In determining whether habeas relief is appropriate, the federal court must look to the last reasoned state-court decision. Van Lynn v. Farmon, 347 F.3d 735, 738 (9th Cir. 2003). When there is no reasoned decision supplied by the state court, the reviewing federal court is to conduct an "independent review of the record." Himes v. Thompson, 336 F.3d 848, 853 (9th Cir. 2003) (citing Delgado v. Lewis, 223 F.3d 976, 981-982 (9th Cir. 2000)). Independent review is not de novo review but rather is deemed the only way to determine if a silent state-court decision is objectively unreasonable. Himes, 336 F.3d at 853. Many of the relevant statutory phrases have been defined by the Supreme Court. Knowledge of those definitions is crucial to applying the statute appropriately. "Clearly established Federal law" refers to the holdings, not the dicta, of the Supreme Court's decisions that were in effect at the time of the relevant state-court decision. Williams, 539 U.S. at 412, 120 S.Ct. at 1523. In line with this, constitutional error may not be found because a state court's decision conflicts with the precedent of the Circuit Court of Appeals. See Arnold v. Runnels, 421 F.3d 859, 865 n.6 (9th Cir. 2005) (stating that, though Federal courts reviewing habeas petitions are not to bind state courts to Ninth Circuit precedent, the reviewing courts may look upon the precedent as persuasive authority). A state-court decision may be "contrary to" clearly established federal law in two ways as defined by Williams. Id. at 405-06, 120 S.Ct. at 1519-20. First, the state-court decision may be contrary if the state court applied a rule that was not prescribed by the governing federal law. Id. at 405, 120 S.Ct. at 1519. Second, a state-court decision may also be contrary if the state court confronted a set of facts materially indistinguishable from a decision reached by the Supreme Court yet arrived at a different result. Id. at 406, 120 S.Ct. at 1519-20. 10
A state-court decision may be an "unreasonable application" of clearly established federal law in two ways.7 Id. at 407, 120 S.Ct. at 1520. First, it would be an unreasonable application of federal law if a state court identified the governing legal rule but applied it to the facts unreasonably. Id. Second, a state-court decision would be an unreasonable application if the state court unreasonably extended a legal principle to a new context where it should not apply or unreasonably refused to extend a legal principle to a new context where it should apply. Id. A determination of facts may be deemed "unreasonable" for a number of reasons. It could be unreasonable because no finding of fact was made though one should have been. Taylor v. Maddox, 366 F.3d 992, 1000 (9th Cir. 2004). A factual determination also could be unreasonable if a finding of fact was made but under an improper legal standard. Id. at 1001. A determination of facts may also be unreasonable for procedural reasons. See, id. (hypothesizing that failing to hold a hearing concerning the presentation of evidence would be unreasonable on procedural grounds if that hearing were required by law). Among the procedural pitfalls is the possibility that the state court misapprehends or misstates the record in making a finding of fact. Id. Yet another pitfall is when a court overlooks facts when making a finding, thereby leading to an unreasonable factual determination. Id.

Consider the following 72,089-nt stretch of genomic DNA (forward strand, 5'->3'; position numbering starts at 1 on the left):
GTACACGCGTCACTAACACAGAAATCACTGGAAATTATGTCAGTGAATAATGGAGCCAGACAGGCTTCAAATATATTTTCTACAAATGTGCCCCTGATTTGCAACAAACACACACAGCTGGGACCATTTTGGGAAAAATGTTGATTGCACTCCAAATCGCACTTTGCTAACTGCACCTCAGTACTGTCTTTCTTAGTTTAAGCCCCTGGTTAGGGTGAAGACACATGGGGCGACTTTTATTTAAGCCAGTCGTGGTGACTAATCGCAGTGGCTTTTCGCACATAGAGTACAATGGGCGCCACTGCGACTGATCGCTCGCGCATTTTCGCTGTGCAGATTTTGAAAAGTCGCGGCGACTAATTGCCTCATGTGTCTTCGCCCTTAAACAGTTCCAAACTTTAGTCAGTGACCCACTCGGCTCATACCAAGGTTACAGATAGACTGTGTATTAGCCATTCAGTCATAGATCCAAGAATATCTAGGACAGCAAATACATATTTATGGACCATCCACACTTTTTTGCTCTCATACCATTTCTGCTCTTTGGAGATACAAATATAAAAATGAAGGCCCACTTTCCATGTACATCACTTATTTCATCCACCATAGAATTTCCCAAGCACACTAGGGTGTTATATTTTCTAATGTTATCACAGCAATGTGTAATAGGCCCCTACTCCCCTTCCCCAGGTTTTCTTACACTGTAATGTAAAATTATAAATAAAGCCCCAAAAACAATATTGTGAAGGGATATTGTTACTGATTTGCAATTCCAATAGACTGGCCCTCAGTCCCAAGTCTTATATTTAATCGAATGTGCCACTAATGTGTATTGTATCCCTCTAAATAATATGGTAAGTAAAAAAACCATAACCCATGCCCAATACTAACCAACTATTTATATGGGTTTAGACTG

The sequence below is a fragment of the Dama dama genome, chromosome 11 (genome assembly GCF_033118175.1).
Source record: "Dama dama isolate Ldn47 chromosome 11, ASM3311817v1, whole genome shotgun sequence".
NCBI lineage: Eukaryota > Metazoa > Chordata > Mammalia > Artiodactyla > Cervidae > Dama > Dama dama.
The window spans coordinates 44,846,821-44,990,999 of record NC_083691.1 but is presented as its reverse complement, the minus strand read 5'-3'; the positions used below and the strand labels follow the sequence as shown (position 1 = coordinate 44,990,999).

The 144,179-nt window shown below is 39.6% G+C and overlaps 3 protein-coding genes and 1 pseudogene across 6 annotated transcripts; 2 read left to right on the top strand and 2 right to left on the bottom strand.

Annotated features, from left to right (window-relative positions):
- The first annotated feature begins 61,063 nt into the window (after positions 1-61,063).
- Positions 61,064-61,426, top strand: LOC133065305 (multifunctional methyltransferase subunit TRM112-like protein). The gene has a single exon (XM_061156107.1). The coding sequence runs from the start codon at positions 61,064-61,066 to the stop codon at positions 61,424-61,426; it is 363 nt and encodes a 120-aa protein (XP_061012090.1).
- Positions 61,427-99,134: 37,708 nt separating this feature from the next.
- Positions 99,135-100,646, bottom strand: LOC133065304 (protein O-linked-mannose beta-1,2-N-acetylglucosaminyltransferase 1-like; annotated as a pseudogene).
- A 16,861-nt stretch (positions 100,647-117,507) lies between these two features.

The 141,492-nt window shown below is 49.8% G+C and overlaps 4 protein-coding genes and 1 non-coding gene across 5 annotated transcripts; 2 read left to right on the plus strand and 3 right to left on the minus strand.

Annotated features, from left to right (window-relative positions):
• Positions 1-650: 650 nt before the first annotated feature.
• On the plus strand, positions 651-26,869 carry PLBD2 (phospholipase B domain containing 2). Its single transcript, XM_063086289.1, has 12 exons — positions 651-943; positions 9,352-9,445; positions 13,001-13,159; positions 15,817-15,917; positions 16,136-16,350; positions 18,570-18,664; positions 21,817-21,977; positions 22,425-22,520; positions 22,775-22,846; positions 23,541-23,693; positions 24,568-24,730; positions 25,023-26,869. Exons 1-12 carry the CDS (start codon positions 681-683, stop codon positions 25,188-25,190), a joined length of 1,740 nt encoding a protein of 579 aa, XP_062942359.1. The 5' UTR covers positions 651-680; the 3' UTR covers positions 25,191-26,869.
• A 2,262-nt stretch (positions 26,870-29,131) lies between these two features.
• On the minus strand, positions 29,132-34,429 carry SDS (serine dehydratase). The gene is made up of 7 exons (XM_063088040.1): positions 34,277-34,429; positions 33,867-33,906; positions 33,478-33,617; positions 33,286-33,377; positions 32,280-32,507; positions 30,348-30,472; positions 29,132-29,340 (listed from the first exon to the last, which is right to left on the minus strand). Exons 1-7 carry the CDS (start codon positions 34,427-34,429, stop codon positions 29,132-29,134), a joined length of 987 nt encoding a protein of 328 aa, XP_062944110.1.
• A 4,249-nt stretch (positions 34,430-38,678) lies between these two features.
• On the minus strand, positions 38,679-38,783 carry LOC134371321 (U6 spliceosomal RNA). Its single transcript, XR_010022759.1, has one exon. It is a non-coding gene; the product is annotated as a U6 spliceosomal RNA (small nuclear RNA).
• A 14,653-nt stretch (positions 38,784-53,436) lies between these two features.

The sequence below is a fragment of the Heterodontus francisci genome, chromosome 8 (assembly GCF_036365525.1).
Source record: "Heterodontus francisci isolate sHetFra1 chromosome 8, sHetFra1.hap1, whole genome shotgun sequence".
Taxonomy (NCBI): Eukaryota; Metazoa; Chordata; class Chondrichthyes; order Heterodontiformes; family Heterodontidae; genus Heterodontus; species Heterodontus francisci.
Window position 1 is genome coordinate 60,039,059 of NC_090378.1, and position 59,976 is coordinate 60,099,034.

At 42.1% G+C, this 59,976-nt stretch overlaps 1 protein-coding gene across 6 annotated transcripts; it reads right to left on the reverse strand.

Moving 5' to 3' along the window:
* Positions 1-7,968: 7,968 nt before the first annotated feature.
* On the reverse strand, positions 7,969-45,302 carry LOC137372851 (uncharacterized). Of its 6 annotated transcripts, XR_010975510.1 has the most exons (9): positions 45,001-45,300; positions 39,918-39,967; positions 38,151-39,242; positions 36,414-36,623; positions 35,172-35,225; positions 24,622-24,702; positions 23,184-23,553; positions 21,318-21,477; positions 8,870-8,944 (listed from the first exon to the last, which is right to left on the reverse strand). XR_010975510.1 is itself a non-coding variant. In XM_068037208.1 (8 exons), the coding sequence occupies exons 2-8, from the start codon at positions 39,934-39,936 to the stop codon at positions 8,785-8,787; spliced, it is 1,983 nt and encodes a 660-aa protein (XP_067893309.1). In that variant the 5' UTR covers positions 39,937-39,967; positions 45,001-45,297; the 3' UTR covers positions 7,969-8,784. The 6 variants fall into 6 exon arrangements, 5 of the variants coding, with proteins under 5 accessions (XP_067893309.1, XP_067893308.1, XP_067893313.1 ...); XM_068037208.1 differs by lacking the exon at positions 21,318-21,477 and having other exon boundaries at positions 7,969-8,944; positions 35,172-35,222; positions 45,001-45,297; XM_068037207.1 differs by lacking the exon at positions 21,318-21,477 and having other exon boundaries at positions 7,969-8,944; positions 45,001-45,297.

The Court recognizes that the term "unreasonable" is difficult to define but it points out that it is crucial to note that "an unreasonable application of federal law is different from an incorrect application of federal law." Williams, 529 U.S. at 410, 120 S.Ct. at 1522. The key inquiry regarding unreasonableness is whether the state court's application of clearly established federal law was "objectively" unreasonable. Id. at 409, 120 S.Ct. at 1521. 11
IV. ANALYSIS OF BERGE'S CLAIMS A. INTRODUCTION Prior to the enactment of AEDPA, federal courts entertaining a state prisoner's application for habeas relief exercised independent judgment when deciding both questions of federal law and questions of law and fact combined. Williams, 529 U.S. at 400, 120 S.Ct. at 1516. Essentially federal habeas courts owed no deference to a state court's resolution of such questions. Id. Now, under the AEDPA, as Berge's petition is, habeas relief may not be granted unless a state's adjudication of a claim resulted in a decision contrary to, or involved an unreasonable application of clearly established federal law, or was an unreasonable determination of the facts. 28 U.S.C. § 2254(d). Opposed to the pre-AEDPA standard of exercising independent judgment, the federal habeas court is to have a "highly deferential standard for evaluating state-court rulings." Lindh v. Murphy, 521 U.S. 320, 333 n.7, 117 S.Ct. 2059, 2066 n.7 (1997). State-court decisions are to "be given the benefit of the doubt." Woodford v. Visciotti, 537 U.S. 19, 24, 123 S.Ct. 357, 360 (2002). In his briefings in this matter, Berge appears to argue the error of the state court judgments. However, under current law, a petitioner is not to demonstrate that the determination of a factfinder was erroneous or incorrect but that the application of federal law was "objectively unreasonable." Lockyer v. Andrade, 538 U.S. 63, 76, 123 S.Ct. 1166, 1175 (2003). B. MIRANDA CLAIMS (CLAIMS 1, 2 AND 3) Claims 1 through 3 relate to Berge's claims of violations of Miranda v. Arizona. 1. Litigation in the Trial Court Berge filed a pre-trial motion in the Superior Court to, among other requests, suppress the 12